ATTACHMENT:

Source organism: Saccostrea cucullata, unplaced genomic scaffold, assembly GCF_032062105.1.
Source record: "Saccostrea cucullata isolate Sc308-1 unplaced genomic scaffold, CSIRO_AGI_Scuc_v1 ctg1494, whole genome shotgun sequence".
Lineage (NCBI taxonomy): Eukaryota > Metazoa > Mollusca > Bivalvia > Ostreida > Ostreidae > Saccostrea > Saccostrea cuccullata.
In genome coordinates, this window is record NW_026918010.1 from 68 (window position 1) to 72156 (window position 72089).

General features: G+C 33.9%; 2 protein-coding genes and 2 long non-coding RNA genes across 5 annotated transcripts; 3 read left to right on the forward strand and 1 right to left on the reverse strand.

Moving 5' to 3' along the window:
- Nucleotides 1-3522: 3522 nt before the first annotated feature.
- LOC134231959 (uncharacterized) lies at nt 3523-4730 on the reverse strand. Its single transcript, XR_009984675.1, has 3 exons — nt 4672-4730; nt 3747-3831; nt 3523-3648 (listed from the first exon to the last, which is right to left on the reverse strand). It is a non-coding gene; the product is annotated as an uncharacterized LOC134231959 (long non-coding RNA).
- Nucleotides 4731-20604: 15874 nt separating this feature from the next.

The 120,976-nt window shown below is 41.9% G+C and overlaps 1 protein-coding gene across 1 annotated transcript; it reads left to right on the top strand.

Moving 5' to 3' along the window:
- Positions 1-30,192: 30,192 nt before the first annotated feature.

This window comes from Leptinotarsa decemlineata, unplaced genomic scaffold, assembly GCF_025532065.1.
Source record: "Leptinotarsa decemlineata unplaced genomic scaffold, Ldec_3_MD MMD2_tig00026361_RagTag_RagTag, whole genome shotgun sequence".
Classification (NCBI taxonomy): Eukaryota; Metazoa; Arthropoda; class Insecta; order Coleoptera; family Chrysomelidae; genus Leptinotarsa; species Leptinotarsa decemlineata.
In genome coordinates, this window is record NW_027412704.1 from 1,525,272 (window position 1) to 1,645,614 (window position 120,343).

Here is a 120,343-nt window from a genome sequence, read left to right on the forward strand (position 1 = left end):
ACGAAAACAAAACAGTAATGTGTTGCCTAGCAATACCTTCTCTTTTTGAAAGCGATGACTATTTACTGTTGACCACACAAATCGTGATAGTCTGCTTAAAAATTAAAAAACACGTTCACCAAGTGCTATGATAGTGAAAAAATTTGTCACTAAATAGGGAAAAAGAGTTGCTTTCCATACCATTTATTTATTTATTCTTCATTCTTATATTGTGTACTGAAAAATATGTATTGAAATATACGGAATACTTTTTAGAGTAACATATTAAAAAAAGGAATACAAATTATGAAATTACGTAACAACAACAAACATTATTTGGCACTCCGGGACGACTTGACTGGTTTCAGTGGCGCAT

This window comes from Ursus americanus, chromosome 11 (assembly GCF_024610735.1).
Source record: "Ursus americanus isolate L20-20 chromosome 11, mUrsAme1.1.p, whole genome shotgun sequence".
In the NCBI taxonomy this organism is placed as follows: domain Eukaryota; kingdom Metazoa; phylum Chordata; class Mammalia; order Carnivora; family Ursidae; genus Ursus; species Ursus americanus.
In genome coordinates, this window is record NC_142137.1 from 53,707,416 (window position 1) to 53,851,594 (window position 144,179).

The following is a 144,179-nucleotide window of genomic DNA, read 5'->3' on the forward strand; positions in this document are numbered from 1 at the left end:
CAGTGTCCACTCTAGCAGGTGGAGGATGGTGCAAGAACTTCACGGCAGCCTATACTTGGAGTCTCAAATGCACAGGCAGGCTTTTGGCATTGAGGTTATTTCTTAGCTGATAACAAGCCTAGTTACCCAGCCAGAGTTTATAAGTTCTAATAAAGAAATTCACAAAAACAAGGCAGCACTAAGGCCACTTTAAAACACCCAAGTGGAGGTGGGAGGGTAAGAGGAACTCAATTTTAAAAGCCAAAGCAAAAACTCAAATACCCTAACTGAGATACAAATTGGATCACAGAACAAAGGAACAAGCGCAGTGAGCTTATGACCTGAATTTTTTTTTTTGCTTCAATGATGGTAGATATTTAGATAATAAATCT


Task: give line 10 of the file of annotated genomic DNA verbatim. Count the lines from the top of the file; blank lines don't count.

The 120,976-nt window shown below is 41.9% G+C and overlaps 1 protein-coding gene across 1 annotated transcript; it reads left to right on the top strand.